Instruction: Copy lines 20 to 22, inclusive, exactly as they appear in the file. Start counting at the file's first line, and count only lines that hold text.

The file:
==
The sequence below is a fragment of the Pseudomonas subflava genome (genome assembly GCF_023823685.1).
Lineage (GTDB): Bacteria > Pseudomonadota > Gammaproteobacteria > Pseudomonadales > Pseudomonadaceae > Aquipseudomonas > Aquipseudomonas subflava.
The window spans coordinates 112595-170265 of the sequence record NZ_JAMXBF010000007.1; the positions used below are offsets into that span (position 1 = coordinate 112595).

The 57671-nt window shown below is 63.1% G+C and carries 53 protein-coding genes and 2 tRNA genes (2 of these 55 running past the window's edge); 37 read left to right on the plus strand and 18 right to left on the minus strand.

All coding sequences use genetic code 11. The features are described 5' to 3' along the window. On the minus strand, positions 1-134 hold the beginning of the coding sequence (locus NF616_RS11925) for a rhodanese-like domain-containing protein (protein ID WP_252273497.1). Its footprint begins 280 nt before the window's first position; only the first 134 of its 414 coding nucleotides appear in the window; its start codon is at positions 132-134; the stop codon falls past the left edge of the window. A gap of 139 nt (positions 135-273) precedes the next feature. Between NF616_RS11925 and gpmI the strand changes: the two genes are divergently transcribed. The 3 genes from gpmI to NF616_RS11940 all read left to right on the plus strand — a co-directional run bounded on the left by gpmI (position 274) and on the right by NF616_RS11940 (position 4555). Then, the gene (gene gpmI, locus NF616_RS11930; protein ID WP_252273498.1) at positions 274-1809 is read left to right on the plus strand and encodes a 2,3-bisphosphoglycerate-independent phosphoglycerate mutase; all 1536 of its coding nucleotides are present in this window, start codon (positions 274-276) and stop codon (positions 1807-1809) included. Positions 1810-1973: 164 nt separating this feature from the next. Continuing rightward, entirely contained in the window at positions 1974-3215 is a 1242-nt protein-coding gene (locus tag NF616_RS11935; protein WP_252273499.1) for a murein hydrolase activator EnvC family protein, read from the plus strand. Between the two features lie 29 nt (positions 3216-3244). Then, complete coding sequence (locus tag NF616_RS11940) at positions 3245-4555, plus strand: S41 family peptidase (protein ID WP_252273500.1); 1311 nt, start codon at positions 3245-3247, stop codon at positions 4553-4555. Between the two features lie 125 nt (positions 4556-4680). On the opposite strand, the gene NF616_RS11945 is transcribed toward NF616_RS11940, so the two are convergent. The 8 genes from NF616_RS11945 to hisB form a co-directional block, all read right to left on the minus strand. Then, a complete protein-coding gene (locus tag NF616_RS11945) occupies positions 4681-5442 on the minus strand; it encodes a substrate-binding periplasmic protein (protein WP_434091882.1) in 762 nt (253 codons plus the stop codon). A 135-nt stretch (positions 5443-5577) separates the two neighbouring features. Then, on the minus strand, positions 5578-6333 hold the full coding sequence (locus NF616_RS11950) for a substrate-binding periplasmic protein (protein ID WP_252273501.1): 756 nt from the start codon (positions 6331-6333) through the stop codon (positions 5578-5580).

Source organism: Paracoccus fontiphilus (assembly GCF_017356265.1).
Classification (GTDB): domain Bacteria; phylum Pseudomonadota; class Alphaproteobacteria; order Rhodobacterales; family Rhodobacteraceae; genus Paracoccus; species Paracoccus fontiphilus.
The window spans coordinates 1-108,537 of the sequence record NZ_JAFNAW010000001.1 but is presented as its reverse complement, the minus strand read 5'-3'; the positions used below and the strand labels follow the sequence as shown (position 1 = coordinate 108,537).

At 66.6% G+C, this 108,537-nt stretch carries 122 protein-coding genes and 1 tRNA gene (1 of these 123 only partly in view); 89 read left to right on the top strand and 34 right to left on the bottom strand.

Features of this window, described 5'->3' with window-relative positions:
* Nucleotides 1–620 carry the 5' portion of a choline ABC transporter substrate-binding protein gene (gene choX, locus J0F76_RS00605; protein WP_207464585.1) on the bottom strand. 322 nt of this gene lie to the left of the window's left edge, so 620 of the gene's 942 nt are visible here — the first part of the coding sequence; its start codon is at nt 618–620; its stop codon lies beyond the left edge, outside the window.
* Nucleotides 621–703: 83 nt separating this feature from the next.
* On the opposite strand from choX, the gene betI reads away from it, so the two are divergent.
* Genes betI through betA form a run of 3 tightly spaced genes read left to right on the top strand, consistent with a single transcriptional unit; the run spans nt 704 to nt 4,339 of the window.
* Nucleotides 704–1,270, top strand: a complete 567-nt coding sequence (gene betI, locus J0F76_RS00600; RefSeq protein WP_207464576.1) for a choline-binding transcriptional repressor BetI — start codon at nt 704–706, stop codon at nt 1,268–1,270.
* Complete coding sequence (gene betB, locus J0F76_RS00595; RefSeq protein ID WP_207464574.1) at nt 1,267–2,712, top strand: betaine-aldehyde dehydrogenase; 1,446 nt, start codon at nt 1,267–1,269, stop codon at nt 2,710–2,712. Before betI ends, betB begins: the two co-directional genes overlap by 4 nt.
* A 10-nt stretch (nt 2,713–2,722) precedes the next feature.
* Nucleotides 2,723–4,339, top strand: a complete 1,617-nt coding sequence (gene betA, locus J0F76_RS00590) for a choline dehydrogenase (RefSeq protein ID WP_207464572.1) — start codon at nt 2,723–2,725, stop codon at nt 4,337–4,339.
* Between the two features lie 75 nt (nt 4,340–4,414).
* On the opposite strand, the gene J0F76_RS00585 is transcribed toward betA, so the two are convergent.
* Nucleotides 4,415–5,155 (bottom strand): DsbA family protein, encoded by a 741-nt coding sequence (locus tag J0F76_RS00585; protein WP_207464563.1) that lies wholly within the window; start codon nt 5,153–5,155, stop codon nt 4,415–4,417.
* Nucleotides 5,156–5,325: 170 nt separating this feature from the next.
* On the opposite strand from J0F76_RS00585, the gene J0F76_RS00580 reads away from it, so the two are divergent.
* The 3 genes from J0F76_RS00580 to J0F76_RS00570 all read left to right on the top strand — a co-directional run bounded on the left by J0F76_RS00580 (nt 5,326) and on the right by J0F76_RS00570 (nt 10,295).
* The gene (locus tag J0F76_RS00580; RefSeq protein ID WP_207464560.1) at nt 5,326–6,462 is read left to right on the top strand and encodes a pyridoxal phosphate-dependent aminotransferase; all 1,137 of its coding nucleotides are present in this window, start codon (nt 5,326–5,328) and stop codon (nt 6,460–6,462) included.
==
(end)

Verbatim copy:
* On the opposite strand, the gene J0F76_RS00585 is transcribed toward betA, so the two are convergent.
* Nucleotides 4,415–5,155 (bottom strand): DsbA family protein, encoded by a 741-nt coding sequence (locus tag J0F76_RS00585; protein WP_207464563.1) that lies wholly within the window; start codon nt 5,153–5,155, stop codon nt 4,415–4,417.
* Nucleotides 5,156–5,325: 170 nt separating this feature from the next.